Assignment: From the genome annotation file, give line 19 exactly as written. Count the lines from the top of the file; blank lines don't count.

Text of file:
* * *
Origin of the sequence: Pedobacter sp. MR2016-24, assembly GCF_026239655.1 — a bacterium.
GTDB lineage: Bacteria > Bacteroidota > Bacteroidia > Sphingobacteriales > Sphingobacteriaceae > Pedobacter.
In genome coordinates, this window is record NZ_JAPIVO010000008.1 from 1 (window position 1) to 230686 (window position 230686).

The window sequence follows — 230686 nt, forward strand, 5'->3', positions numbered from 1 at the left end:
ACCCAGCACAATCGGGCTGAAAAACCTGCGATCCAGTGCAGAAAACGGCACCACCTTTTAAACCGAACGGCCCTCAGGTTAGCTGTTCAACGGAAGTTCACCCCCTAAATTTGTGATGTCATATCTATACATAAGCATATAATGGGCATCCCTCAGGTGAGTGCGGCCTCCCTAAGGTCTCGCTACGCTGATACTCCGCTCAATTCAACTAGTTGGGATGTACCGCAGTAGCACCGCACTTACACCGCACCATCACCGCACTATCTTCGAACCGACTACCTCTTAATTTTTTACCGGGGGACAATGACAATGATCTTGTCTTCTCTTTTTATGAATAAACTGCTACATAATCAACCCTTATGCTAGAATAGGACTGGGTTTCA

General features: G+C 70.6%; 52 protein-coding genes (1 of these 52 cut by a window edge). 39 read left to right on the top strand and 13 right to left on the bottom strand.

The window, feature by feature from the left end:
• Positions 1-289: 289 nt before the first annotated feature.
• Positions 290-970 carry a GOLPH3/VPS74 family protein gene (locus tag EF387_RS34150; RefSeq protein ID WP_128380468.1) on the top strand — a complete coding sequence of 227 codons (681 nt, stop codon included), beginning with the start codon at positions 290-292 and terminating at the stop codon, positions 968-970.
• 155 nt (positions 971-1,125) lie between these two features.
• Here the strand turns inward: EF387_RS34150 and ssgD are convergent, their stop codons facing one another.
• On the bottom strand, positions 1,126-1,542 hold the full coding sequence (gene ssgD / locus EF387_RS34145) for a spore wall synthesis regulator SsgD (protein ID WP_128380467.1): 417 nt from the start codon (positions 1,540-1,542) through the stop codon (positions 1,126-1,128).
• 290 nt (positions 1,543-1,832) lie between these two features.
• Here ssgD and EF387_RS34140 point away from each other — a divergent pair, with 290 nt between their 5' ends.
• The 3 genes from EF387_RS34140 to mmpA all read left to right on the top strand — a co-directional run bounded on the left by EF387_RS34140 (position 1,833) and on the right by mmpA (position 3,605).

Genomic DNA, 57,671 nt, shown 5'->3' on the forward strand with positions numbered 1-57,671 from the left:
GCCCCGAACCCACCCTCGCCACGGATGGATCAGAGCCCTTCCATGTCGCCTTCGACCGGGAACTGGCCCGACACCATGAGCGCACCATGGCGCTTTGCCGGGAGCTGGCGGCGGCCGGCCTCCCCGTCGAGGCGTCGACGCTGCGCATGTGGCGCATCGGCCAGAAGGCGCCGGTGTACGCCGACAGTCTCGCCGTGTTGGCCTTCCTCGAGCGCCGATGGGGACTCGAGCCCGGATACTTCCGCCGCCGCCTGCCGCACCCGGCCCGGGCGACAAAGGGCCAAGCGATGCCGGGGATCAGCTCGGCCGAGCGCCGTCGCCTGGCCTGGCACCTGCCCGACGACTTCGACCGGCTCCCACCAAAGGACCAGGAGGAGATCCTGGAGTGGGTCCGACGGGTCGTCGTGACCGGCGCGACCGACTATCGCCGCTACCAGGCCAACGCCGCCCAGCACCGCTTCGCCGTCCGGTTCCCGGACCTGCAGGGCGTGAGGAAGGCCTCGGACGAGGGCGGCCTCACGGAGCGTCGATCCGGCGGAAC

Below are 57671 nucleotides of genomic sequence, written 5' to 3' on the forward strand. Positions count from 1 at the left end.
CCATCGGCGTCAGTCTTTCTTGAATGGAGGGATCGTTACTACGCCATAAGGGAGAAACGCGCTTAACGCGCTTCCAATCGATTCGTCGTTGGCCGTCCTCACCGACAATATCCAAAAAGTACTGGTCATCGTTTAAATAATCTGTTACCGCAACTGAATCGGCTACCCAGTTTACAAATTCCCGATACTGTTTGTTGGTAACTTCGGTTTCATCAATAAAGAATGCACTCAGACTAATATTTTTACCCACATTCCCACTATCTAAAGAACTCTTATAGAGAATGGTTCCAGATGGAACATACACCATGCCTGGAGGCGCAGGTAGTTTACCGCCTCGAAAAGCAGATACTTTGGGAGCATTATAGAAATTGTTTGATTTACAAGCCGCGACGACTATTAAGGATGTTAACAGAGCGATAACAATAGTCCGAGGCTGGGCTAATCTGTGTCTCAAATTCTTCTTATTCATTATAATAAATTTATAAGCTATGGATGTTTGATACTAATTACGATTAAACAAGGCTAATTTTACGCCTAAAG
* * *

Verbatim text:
CCATCGGCGTCAGTCTTTCTTGAATGGAGGGATCGTTACTACGCCATAAGGGAGAAACGCGCTTAACGCGCTTCCAATCGATTCGTCGTTGGCCGTCCTCACCGACAATATCCAAAAAGTACTGGTCATCGTTTAAATAATCTGTTACCGCAACTGAATCGGCTACCCAGTTTACAAATTCCCGATACTGTTTGTTGGTAACTTCGGTTTCATCAATAAAGAATGCACTCAGACTAATATTTTTACCCACATTCCCACTATCTAAAGAACTCTTATAGAGAATGGTTCCAGATGGAACATACACCATGCCTGGAGGCGCAGGTAGTTTACCGCCTCGAAAAGCAGATACTTTGGGAGCATTATAGAAATTGTTTGATTTACAAGCCGCGACGACTATTAAGGATGTTAACAGAGCGATAACAATAGTCCGAGGCTGGGCTAATCTGTGTCTCAAATTCTTCTTATTCATTATAATAAATTTATAAGCTATGGATGTTTGATACTAATTACGATTAAACAAGGCTAATTTTACGCCTAAAG